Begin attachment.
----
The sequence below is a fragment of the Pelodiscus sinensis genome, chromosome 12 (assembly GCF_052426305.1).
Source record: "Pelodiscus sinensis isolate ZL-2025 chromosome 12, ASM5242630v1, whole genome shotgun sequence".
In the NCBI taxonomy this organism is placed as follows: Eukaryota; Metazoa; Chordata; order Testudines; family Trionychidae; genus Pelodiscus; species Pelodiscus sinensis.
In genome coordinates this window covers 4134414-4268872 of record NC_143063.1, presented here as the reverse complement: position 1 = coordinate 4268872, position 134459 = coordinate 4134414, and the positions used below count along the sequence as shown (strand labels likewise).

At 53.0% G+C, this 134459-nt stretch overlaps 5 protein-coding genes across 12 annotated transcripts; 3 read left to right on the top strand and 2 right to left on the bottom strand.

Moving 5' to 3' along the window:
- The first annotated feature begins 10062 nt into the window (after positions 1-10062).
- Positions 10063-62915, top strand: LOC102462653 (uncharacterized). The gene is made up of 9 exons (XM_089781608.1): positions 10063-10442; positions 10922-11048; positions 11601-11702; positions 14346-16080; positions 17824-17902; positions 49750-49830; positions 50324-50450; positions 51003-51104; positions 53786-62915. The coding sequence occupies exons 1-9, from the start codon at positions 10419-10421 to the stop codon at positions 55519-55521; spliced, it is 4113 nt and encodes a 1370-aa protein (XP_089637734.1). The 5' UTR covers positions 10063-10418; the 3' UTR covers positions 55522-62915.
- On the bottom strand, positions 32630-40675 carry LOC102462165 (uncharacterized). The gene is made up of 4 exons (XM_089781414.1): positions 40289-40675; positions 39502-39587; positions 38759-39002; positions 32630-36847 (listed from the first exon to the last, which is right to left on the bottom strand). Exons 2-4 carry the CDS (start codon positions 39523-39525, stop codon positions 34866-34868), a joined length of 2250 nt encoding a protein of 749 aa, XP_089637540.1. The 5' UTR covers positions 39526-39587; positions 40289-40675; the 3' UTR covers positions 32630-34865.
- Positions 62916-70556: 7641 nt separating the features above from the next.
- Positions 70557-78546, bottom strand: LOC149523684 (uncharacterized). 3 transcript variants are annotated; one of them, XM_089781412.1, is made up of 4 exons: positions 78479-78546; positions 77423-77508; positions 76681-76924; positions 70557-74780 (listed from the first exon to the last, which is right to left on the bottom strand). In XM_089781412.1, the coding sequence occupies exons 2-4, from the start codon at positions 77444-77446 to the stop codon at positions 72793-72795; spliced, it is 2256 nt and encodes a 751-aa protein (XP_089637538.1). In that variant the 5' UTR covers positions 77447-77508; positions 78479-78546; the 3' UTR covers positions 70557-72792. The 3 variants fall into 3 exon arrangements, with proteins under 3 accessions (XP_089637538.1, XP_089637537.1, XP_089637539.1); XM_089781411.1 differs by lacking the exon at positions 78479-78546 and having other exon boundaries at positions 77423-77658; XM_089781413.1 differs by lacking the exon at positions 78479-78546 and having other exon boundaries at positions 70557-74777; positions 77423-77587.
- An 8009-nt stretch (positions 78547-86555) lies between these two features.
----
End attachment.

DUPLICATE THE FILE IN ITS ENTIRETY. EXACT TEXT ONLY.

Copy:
The sequence below is a fragment of the Pelodiscus sinensis genome, chromosome 12 (assembly GCF_052426305.1).
Source record: "Pelodiscus sinensis isolate ZL-2025 chromosome 12, ASM5242630v1, whole genome shotgun sequence".
In the NCBI taxonomy this organism is placed as follows: Eukaryota; Metazoa; Chordata; order Testudines; family Trionychidae; genus Pelodiscus; species Pelodiscus sinensis.
In genome coordinates this window covers 4134414-4268872 of record NC_143063.1, presented here as the reverse complement: position 1 = coordinate 4268872, position 134459 = coordinate 4134414, and the positions used below count along the sequence as shown (strand labels likewise).

At 53.0% G+C, this 134459-nt stretch overlaps 5 protein-coding genes across 12 annotated transcripts; 3 read left to right on the top strand and 2 right to left on the bottom strand.

Moving 5' to 3' along the window:
- The first annotated feature begins 10062 nt into the window (after positions 1-10062).
- Positions 10063-62915, top strand: LOC102462653 (uncharacterized). The gene is made up of 9 exons (XM_089781608.1): positions 10063-10442; positions 10922-11048; positions 11601-11702; positions 14346-16080; positions 17824-17902; positions 49750-49830; positions 50324-50450; positions 51003-51104; positions 53786-62915. The coding sequence occupies exons 1-9, from the start codon at positions 10419-10421 to the stop codon at positions 55519-55521; spliced, it is 4113 nt and encodes a 1370-aa protein (XP_089637734.1). The 5' UTR covers positions 10063-10418; the 3' UTR covers positions 55522-62915.
- On the bottom strand, positions 32630-40675 carry LOC102462165 (uncharacterized). The gene is made up of 4 exons (XM_089781414.1): positions 40289-40675; positions 39502-39587; positions 38759-39002; positions 32630-36847 (listed from the first exon to the last, which is right to left on the bottom strand). Exons 2-4 carry the CDS (start codon positions 39523-39525, stop codon positions 34866-34868), a joined length of 2250 nt encoding a protein of 749 aa, XP_089637540.1. The 5' UTR covers positions 39526-39587; positions 40289-40675; the 3' UTR covers positions 32630-34865.
- Positions 62916-70556: 7641 nt separating the features above from the next.
- Positions 70557-78546, bottom strand: LOC149523684 (uncharacterized). 3 transcript variants are annotated; one of them, XM_089781412.1, is made up of 4 exons: positions 78479-78546; positions 77423-77508; positions 76681-76924; positions 70557-74780 (listed from the first exon to the last, which is right to left on the bottom strand). In XM_089781412.1, the coding sequence occupies exons 2-4, from the start codon at positions 77444-77446 to the stop codon at positions 72793-72795; spliced, it is 2256 nt and encodes a 751-aa protein (XP_089637538.1). In that variant the 5' UTR covers positions 77447-77508; positions 78479-78546; the 3' UTR covers positions 70557-72792. The 3 variants fall into 3 exon arrangements, with proteins under 3 accessions (XP_089637538.1, XP_089637537.1, XP_089637539.1); XM_089781411.1 differs by lacking the exon at positions 78479-78546 and having other exon boundaries at positions 77423-77658; XM_089781413.1 differs by lacking the exon at positions 78479-78546 and having other exon boundaries at positions 70557-74777; positions 77423-77587.
- An 8009-nt stretch (positions 78547-86555) lies between these two features.